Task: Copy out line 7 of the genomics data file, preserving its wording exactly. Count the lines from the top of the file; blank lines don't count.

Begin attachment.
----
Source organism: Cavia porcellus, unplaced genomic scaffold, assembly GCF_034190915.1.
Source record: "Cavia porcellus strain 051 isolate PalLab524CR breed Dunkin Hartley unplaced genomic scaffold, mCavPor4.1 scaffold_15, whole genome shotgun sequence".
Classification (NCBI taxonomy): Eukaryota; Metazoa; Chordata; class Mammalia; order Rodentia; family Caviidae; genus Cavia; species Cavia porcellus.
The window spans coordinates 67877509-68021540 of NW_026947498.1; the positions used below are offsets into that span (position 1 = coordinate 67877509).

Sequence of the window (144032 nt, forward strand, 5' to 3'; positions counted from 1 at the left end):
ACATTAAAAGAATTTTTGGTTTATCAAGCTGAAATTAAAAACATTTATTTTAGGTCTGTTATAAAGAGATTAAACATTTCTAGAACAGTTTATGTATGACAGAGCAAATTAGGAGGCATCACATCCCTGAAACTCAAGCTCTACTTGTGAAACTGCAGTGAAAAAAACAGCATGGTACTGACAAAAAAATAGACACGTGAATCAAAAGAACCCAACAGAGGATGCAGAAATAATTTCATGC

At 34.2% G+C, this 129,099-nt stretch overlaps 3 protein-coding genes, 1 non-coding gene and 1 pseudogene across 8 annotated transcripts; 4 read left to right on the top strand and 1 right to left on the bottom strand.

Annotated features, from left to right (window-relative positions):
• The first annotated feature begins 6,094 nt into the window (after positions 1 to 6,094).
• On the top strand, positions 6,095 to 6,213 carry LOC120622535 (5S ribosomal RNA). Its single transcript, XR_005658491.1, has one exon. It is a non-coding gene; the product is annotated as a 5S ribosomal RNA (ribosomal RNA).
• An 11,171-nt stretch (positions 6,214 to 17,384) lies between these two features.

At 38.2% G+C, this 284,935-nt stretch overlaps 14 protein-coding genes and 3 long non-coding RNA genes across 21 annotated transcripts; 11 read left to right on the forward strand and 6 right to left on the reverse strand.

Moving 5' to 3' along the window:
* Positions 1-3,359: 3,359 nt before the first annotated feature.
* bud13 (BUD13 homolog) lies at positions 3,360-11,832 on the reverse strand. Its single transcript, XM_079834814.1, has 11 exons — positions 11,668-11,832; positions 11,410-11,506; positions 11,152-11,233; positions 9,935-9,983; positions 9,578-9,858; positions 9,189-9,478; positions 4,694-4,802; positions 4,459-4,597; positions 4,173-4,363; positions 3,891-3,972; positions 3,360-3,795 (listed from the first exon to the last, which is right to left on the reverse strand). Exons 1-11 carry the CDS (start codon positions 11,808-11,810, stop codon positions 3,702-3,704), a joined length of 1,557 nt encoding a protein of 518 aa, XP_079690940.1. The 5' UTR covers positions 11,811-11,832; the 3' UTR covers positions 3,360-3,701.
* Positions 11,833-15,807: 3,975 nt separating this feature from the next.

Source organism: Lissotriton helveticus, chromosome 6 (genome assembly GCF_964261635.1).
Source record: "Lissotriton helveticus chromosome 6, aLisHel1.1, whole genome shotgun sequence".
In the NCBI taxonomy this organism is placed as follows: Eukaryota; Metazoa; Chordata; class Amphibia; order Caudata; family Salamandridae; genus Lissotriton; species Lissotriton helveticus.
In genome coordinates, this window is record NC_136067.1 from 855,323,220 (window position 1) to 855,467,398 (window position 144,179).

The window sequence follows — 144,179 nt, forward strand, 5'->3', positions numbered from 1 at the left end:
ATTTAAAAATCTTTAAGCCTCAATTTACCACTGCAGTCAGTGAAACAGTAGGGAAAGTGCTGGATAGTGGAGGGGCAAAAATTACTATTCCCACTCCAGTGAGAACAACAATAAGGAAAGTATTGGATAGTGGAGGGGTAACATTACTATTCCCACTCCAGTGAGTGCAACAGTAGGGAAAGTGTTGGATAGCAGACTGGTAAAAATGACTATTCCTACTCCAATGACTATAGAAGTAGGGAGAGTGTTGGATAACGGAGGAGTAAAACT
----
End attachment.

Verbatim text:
At 34.2% G+C, this 129,099-nt stretch overlaps 3 protein-coding genes, 1 non-coding gene and 1 pseudogene across 8 annotated transcripts; 4 read left to right on the top strand and 1 right to left on the bottom strand.